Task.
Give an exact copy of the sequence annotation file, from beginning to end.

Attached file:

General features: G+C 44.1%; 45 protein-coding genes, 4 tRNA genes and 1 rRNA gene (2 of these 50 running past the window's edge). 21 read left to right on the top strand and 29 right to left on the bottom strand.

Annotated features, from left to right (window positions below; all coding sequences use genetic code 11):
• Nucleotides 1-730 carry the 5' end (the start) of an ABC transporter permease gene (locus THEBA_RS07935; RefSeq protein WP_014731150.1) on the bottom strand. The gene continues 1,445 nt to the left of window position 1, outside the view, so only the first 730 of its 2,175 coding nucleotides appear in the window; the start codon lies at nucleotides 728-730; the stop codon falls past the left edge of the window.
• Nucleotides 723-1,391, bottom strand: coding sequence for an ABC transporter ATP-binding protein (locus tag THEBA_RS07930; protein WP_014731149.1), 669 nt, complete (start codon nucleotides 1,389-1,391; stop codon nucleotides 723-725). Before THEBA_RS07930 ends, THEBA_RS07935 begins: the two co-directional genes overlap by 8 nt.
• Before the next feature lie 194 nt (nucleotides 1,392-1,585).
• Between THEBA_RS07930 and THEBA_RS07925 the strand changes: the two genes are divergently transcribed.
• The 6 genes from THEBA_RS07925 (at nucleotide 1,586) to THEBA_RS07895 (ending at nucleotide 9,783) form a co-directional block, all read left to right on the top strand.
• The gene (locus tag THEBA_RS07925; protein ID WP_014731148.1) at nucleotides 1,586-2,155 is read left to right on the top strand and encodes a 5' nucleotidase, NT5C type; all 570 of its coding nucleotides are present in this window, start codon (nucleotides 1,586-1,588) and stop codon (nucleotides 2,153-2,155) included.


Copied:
General features: G+C 44.1%; 45 protein-coding genes, 4 tRNA genes and 1 rRNA gene (2 of these 50 running past the window's edge). 21 read left to right on the top strand and 29 right to left on the bottom strand.

Annotated features, from left to right (window positions below; all coding sequences use genetic code 11):
• Nucleotides 1-730 carry the 5' end (the start) of an ABC transporter permease gene (locus THEBA_RS07935; RefSeq protein WP_014731150.1) on the bottom strand. The gene continues 1,445 nt to the left of window position 1, outside the view, so only the first 730 of its 2,175 coding nucleotides appear in the window; the start codon lies at nucleotides 728-730; the stop codon falls past the left edge of the window.
• Nucleotides 723-1,391, bottom strand: coding sequence for an ABC transporter ATP-binding protein (locus tag THEBA_RS07930; protein WP_014731149.1), 669 nt, complete (start codon nucleotides 1,389-1,391; stop codon nucleotides 723-725). Before THEBA_RS07930 ends, THEBA_RS07935 begins: the two co-directional genes overlap by 8 nt.
• Before the next feature lie 194 nt (nucleotides 1,392-1,585).
• Between THEBA_RS07930 and THEBA_RS07925 the strand changes: the two genes are divergently transcribed.
• The 6 genes from THEBA_RS07925 (at nucleotide 1,586) to THEBA_RS07895 (ending at nucleotide 9,783) form a co-directional block, all read left to right on the top strand.
• The gene (locus tag THEBA_RS07925; protein ID WP_014731148.1) at nucleotides 1,586-2,155 is read left to right on the top strand and encodes a 5' nucleotidase, NT5C type; all 570 of its coding nucleotides are present in this window, start codon (nucleotides 1,586-1,588) and stop codon (nucleotides 2,153-2,155) included.